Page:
Posted by: jockmackenzie | May 5, 2009

“Dealing with Dymans” Chapter 10, Pt.1

10. Babs and the Bad Guys

Click the “start arrow” below to hear the audio of this chapter:

Babs couldn’t be happier – happier that Douglas was at work, at work and not at home. It served him right, firing that new sales girl, and right in the middle of the Christmas rush. Did he think the good fairy was going to appear and grant him a new whipping girl to leap at his every demand, to serve his precious customers while he did whatever the hell he did down there till all hours?

With him gone at least she could make her martinis in peace. She had always loved the ritual. She was loving it more and more these days. Four parts gin to one part vermouth, or maybe it was six parts. She loved getting the chilled martini glass from the cute little fridge behind the bar, choosing the plumpest olive in the jar, dropping just a few drops of brine into her glass. A “dirty” martini had such a naughty ring to it. One of Douglas’s high brow friends had said, “E.R. White calls the martini ‘the elixir of quietude.’” Or maybe it was E something else. Whoever the hell said it, it sure was an elixir. Maybe it was the elixir of dullitude. It dulled the pain, the memories, the emptiness.

Babs slumped in her chair, her leather chair, her unbuffed, full grain leather chair. Douglas wouldn’t know top quality leather from naugahyde; if it cost a lot and looked good, that was enough for him. And maybe that was the problem – his problem and her problem. Douglas didn’t love her; she cost a lot and was good looking. Well, had been good looking. And lately, the gravy train seemed to have gotten derailed. The money just wasn’t there like it used to be. Where was it? She missed it.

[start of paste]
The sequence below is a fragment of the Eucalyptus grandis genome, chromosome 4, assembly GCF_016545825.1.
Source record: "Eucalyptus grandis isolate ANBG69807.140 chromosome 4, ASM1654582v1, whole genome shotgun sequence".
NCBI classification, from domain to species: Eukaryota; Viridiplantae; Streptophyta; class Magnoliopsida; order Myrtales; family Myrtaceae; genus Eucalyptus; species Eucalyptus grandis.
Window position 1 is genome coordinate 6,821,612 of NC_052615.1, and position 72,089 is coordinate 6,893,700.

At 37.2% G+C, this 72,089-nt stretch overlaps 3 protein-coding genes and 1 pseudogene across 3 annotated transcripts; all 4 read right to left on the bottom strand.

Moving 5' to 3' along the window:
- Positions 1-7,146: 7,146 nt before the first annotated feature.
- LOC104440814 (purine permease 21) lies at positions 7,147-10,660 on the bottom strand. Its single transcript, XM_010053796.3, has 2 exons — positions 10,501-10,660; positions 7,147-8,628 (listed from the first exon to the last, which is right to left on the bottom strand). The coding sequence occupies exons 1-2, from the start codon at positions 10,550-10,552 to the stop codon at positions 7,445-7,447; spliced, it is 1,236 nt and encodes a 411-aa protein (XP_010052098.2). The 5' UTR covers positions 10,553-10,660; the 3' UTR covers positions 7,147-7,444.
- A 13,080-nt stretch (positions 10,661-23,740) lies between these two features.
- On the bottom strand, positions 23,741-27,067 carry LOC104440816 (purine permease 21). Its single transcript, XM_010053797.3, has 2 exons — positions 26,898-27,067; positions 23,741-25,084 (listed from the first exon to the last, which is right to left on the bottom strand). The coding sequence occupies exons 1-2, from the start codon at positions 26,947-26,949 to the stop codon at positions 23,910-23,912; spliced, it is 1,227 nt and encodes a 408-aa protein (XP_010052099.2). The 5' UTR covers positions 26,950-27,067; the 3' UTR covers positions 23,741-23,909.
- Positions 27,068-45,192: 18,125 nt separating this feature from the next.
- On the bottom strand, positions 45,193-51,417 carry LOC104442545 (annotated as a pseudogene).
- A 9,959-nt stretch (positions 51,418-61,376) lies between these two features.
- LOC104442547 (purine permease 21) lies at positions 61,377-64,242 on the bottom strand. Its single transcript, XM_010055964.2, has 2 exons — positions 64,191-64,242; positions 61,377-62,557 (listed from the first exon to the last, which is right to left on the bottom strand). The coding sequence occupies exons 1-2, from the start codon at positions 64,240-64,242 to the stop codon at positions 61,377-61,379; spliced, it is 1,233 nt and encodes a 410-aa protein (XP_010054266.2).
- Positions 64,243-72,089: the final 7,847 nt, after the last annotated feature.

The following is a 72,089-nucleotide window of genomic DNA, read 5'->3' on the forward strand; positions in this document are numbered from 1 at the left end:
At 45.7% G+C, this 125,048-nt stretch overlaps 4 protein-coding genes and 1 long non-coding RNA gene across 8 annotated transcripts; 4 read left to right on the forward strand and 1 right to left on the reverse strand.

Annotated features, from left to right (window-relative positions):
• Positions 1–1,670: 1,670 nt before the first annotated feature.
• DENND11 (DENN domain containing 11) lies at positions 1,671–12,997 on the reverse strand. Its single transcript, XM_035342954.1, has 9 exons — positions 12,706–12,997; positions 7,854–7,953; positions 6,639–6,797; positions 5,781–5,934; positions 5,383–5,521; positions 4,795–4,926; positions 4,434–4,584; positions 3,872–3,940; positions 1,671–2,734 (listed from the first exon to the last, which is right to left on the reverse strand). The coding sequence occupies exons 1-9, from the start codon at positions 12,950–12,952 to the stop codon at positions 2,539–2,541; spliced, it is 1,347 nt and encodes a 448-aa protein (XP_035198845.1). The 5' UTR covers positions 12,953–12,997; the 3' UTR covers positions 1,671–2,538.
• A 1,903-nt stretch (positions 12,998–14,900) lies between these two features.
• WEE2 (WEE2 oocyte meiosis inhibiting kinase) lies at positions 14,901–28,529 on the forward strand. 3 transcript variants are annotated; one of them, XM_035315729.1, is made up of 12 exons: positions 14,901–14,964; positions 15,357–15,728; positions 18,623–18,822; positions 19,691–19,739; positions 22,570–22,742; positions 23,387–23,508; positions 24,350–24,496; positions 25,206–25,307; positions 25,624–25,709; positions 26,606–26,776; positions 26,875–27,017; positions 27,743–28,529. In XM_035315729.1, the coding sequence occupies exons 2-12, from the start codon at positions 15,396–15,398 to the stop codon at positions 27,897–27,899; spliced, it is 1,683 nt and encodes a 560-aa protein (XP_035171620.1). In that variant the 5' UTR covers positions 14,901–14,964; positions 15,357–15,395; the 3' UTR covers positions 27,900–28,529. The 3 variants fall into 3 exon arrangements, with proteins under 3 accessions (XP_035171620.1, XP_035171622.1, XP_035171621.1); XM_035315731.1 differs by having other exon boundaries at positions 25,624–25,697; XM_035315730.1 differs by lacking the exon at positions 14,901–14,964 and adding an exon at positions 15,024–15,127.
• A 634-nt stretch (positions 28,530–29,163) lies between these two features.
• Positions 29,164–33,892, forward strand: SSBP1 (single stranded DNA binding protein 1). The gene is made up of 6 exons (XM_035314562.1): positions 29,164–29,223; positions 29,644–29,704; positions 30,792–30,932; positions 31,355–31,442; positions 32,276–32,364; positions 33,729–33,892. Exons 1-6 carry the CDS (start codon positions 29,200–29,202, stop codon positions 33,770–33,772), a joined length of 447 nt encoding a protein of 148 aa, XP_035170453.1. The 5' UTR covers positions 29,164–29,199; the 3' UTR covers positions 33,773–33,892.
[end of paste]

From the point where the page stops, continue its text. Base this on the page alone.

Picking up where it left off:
And where had that bloody martini gone? Had she spilled it? She didn’t feel wet. Oopsy, must’ve drunk it. And what did that taste like? It tasted like another one.

An hour or so later, Babs awoke because some little men were hammering an escape hole in her head. They were up there, inside, somewhere near the top, at the back, and they were hammering away trying to get out.

What had she done to deserve this? Twenty years, no twenty something years it was. She’d married Douglas Dymans, “had to” as the saying goes. And then, too late, didn’t “have to.” What was the sick joke kids used to say? Yeah, I got a job puttin’ wheels on miscarriages. It wasn’t funny. It wasn’t funny at all. It was tragic. It was especially tragic when you couldn’t put the wheels on, when the car wouldn’t go any more, when you kept it but it just wasn’t any good any more.

Babs pulled herself up in her chair. She hand combed the hair out her face, took a deep breath. She didn’t have the energy to stand; she sagged and she brooded.

• • •

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